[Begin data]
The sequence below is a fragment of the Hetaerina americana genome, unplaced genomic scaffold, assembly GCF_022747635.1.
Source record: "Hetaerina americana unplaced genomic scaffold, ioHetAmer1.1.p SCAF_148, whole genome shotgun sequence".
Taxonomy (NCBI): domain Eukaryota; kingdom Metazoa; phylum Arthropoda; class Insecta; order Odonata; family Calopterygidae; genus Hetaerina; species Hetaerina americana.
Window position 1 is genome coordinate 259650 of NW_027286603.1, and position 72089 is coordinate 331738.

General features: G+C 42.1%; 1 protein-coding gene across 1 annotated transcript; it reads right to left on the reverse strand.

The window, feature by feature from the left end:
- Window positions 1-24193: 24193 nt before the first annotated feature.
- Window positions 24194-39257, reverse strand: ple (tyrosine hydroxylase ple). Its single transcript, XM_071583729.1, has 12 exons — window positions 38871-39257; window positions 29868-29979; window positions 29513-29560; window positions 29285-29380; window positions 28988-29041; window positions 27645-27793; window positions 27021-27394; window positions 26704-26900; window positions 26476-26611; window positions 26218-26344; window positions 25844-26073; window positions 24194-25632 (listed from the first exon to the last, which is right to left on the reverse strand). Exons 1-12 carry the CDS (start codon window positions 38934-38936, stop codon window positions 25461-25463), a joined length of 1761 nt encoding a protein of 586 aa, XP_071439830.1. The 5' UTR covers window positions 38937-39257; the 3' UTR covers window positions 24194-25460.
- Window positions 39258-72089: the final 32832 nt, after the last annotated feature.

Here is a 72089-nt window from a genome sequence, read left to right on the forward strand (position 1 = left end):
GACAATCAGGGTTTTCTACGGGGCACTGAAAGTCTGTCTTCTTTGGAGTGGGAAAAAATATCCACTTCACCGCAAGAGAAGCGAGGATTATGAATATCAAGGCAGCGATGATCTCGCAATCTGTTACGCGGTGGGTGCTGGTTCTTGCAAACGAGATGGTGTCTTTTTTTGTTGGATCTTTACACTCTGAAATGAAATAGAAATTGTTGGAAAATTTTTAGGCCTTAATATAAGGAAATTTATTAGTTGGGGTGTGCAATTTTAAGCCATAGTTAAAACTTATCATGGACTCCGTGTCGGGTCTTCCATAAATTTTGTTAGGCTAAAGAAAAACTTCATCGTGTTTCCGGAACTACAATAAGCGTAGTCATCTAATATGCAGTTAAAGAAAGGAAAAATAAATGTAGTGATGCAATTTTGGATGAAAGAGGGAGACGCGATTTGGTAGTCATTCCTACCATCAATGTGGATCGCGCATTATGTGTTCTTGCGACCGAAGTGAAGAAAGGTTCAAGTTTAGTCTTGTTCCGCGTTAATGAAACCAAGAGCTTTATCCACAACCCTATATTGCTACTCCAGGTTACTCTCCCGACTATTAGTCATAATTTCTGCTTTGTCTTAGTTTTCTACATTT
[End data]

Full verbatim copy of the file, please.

The sequence below is a fragment of the Hetaerina americana genome, unplaced genomic scaffold, assembly GCF_022747635.1.
Source record: "Hetaerina americana unplaced genomic scaffold, ioHetAmer1.1.p SCAF_148, whole genome shotgun sequence".
Taxonomy (NCBI): domain Eukaryota; kingdom Metazoa; phylum Arthropoda; class Insecta; order Odonata; family Calopterygidae; genus Hetaerina; species Hetaerina americana.
Window position 1 is genome coordinate 259650 of NW_027286603.1, and position 72089 is coordinate 331738.

General features: G+C 42.1%; 1 protein-coding gene across 1 annotated transcript; it reads right to left on the reverse strand.

The window, feature by feature from the left end:
- Window positions 1-24193: 24193 nt before the first annotated feature.
- Window positions 24194-39257, reverse strand: ple (tyrosine hydroxylase ple). Its single transcript, XM_071583729.1, has 12 exons — window positions 38871-39257; window positions 29868-29979; window positions 29513-29560; window positions 29285-29380; window positions 28988-29041; window positions 27645-27793; window positions 27021-27394; window positions 26704-26900; window positions 26476-26611; window positions 26218-26344; window positions 25844-26073; window positions 24194-25632 (listed from the first exon to the last, which is right to left on the reverse strand). Exons 1-12 carry the CDS (start codon window positions 38934-38936, stop codon window positions 25461-25463), a joined length of 1761 nt encoding a protein of 586 aa, XP_071439830.1. The 5' UTR covers window positions 38937-39257; the 3' UTR covers window positions 24194-25460.
- Window positions 39258-72089: the final 32832 nt, after the last annotated feature.

Here is a 72089-nt window from a genome sequence, read left to right on the forward strand (position 1 = left end):
GACAATCAGGGTTTTCTACGGGGCACTGAAAGTCTGTCTTCTTTGGAGTGGGAAAAAATATCCACTTCACCGCAAGAGAAGCGAGGATTATGAATATCAAGGCAGCGATGATCTCGCAATCTGTTACGCGGTGGGTGCTGGTTCTTGCAAACGAGATGGTGTCTTTTTTTGTTGGATCTTTACACTCTGAAATGAAATAGAAATTGTTGGAAAATTTTTAGGCCTTAATATAAGGAAATTTATTAGTTGGGGTGTGCAATTTTAAGCCATAGTTAAAACTTATCATGGACTCCGTGTCGGGTCTTCCATAAATTTTGTTAGGCTAAAGAAAAACTTCATCGTGTTTCCGGAACTACAATAAGCGTAGTCATCTAATATGCAGTTAAAGAAAGGAAAAATAAATGTAGTGATGCAATTTTGGATGAAAGAGGGAGACGCGATTTGGTAGTCATTCCTACCATCAATGTGGATCGCGCATTATGTGTTCTTGCGACCGAAGTGAAGAAAGGTTCAAGTTTAGTCTTGTTCCGCGTTAATGAAACCAAGAGCTTTATCCACAACCCTATATTGCTACTCCAGGTTACTCTCCCGACTATTAGTCATAATTTCTGCTTTGTCTTAGTTTTCTACATTT